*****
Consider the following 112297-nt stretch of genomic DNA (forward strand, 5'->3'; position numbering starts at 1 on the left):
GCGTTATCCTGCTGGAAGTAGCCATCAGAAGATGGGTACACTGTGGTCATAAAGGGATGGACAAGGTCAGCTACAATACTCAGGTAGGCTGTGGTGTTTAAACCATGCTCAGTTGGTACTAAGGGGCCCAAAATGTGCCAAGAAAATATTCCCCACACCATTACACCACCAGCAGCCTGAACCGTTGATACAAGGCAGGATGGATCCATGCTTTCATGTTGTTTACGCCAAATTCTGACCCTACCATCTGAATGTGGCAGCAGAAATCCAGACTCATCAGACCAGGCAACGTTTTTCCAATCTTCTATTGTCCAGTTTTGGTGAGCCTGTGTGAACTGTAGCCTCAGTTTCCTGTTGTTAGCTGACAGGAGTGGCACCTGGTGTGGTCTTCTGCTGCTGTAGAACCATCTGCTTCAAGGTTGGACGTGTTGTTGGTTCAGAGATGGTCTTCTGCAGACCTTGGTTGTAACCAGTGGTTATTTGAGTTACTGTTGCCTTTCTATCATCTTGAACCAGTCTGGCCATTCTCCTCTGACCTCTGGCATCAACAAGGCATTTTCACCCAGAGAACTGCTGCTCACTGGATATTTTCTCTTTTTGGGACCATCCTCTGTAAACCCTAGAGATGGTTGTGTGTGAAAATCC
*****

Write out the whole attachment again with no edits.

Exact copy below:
Consider the following 112297-nt stretch of genomic DNA (forward strand, 5'->3'; position numbering starts at 1 on the left):
GCGTTATCCTGCTGGAAGTAGCCATCAGAAGATGGGTACACTGTGGTCATAAAGGGATGGACAAGGTCAGCTACAATACTCAGGTAGGCTGTGGTGTTTAAACCATGCTCAGTTGGTACTAAGGGGCCCAAAATGTGCCAAGAAAATATTCCCCACACCATTACACCACCAGCAGCCTGAACCGTTGATACAAGGCAGGATGGATCCATGCTTTCATGTTGTTTACGCCAAATTCTGACCCTACCATCTGAATGTGGCAGCAGAAATCCAGACTCATCAGACCAGGCAACGTTTTTCCAATCTTCTATTGTCCAGTTTTGGTGAGCCTGTGTGAACTGTAGCCTCAGTTTCCTGTTGTTAGCTGACAGGAGTGGCACCTGGTGTGGTCTTCTGCTGCTGTAGAACCATCTGCTTCAAGGTTGGACGTGTTGTTGGTTCAGAGATGGTCTTCTGCAGACCTTGGTTGTAACCAGTGGTTATTTGAGTTACTGTTGCCTTTCTATCATCTTGAACCAGTCTGGCCATTCTCCTCTGACCTCTGGCATCAACAAGGCATTTTCACCCAGAGAACTGCTGCTCACTGGATATTTTCTCTTTTTGGGACCATCCTCTGTAAACCCTAGAGATGGTTGTGTGTGAAAATCC